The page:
Every blog has its reason for being. The idea behind this one was originally to serve as a forum for thinking in and around the Environmental Thought and Culture Graduate Concentration, which I coordinate at the Rubenstein School of Environment and Natural Resources, University of Vermont.
But that idea mutated as I realized that there isn’t yet a place that acts as a forum for a kind of alternative tradition of thinking about nature, culture, process, politics, and the spiritual (in the broadest sense of the word) that William Connolly calls “immanent naturalism” and that he, among others, associates with innovative activity in environmental and political theory and activism today. That’s part of the inspiration for this blog, so some of the thinkers and ideas that make up that loose “tradition” may be popping up a lot, if not in person at least in reference.
(For definitions of terms used here, see “Immanence” and the other links under “About” at the top of the right column on the Main page of this blog. Connolly’s own writings on immanent naturalism include sections of Neuropolitics and Capitalism and Christianity, American Style; follow the highlights in the linked book excerpts. The general idea is that the world itself is richer, more mysterious, and more radically open – to change, emergent complexity, and innovation – than we tend to think, and that by opening ourselves to that richness and mystery, we extend our capacities for deepening the experience of life for ourselves and those we interact with. In a sense, immanent naturalism is another term for an earth- and life-embracing ethic that conceives of the universe as fundamentally open and pluralistic, and that refrains from any form of closure including the closure that thinks it’s figured it all out. Connolly writes of being guided by a “visceral gratitude” and “care for a protean diversity of being,” and his various writings work out the implications of what that might mean for politics and culture.)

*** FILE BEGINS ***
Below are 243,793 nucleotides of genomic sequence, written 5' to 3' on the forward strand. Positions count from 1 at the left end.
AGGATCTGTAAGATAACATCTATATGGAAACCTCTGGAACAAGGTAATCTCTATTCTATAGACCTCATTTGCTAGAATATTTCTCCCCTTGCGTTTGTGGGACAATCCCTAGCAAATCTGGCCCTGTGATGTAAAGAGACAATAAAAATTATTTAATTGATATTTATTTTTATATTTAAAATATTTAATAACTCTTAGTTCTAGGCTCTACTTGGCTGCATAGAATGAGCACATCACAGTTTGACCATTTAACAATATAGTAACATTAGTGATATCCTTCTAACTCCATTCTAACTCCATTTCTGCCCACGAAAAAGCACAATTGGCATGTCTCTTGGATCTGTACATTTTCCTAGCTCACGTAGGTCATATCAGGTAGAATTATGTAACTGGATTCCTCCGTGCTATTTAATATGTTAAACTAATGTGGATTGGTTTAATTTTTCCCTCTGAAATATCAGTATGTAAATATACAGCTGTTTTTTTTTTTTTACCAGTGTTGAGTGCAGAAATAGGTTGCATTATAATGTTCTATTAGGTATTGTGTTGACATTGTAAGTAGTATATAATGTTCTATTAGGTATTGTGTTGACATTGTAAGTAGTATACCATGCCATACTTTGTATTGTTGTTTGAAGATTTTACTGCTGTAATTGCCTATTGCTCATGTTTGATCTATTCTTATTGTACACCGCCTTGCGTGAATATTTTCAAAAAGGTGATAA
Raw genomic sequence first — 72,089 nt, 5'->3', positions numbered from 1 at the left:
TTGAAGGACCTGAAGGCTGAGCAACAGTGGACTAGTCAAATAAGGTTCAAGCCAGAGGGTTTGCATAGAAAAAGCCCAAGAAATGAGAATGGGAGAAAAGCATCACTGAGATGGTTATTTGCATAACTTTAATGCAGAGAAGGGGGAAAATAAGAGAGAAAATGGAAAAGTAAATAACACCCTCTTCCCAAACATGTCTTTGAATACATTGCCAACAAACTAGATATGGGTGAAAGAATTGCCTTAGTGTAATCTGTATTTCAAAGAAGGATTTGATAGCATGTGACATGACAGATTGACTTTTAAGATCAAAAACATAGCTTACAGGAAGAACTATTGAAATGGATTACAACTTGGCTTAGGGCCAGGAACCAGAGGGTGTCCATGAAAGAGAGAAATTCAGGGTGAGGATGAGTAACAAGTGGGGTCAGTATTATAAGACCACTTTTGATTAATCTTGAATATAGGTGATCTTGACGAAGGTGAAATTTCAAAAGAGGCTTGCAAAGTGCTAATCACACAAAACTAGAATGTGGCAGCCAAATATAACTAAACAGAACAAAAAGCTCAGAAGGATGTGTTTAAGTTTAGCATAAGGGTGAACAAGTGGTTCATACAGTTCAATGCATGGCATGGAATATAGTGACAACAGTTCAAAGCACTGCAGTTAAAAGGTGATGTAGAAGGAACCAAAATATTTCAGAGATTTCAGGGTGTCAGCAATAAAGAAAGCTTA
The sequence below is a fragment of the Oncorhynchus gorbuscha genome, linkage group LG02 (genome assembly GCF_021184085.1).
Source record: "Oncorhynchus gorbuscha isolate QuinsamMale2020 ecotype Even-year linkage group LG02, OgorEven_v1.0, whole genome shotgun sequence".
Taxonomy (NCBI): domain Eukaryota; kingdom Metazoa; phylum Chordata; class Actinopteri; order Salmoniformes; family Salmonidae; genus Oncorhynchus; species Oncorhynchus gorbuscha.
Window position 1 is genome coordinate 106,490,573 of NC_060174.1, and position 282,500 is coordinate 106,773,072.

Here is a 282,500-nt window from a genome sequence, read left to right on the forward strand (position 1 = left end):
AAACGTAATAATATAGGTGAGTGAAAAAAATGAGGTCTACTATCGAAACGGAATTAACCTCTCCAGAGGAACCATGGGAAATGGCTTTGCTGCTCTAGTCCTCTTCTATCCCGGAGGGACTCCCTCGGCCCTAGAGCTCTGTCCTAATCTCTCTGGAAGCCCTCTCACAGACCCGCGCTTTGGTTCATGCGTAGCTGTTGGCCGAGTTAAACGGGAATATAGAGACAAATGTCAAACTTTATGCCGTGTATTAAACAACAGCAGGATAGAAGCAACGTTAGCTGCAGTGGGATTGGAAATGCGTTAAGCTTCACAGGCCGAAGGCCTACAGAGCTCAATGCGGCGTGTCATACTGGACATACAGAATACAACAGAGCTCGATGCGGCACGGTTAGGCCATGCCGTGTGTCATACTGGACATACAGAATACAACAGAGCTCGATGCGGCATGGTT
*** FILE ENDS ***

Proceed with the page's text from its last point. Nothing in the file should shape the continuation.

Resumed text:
But the more practical goal of this blog is to be a means of communication about issues at the intersection of environmental, political, and cultural theory, especially in the disciplinary interstices inhabited by such fungal intellectual growths as ecocriticism , political ecology, green cultural studies, eco-poststructuralism, environmental communication, and so on (biosemiotics, geophilosophy, animist liberation theology — invent your own neologisms). Where culture meets nature meets consciousness…
So I think of it as a resource: for grad students, for fellow scholars working in these areas, for lay folks interested in these ideas (the boundary between scholarship and the wider world of public thinking gets ever more more blurred thanks to the internet), and for myself – to keep working and communicating outside of the usual framework of publishing, research, etc. A blog is, understandably, more laid-back, unrefereed, and stream-of-consciousness than other forms of intellectual work, so this one may get bulletin-boardy and diaryish, or just inactive, at times.
A blog also, like an idea, is only successful to the extent that it grows, connects, germinates, and takes on a life of its own. This one will start out as just me posting, and we’ll see what happens next. The internet is littered with the detritus of dead blogs and broken links, and if this one goes that route, so be it. But hopefully it won’t.